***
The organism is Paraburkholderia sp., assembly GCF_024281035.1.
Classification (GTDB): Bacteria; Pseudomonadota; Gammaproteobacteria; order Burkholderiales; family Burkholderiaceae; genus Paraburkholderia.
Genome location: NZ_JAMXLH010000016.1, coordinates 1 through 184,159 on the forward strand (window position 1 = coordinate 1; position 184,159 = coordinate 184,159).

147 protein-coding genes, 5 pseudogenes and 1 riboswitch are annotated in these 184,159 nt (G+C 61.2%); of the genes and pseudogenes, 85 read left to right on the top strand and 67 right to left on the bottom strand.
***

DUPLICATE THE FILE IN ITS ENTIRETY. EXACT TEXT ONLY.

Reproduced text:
The organism is Paraburkholderia sp., assembly GCF_024281035.1.
Classification (GTDB): Bacteria; Pseudomonadota; Gammaproteobacteria; order Burkholderiales; family Burkholderiaceae; genus Paraburkholderia.
Genome location: NZ_JAMXLH010000016.1, coordinates 1 through 184,159 on the forward strand (window position 1 = coordinate 1; position 184,159 = coordinate 184,159).

147 protein-coding genes, 5 pseudogenes and 1 riboswitch are annotated in these 184,159 nt (G+C 61.2%); of the genes and pseudogenes, 85 read left to right on the top strand and 67 right to left on the bottom strand.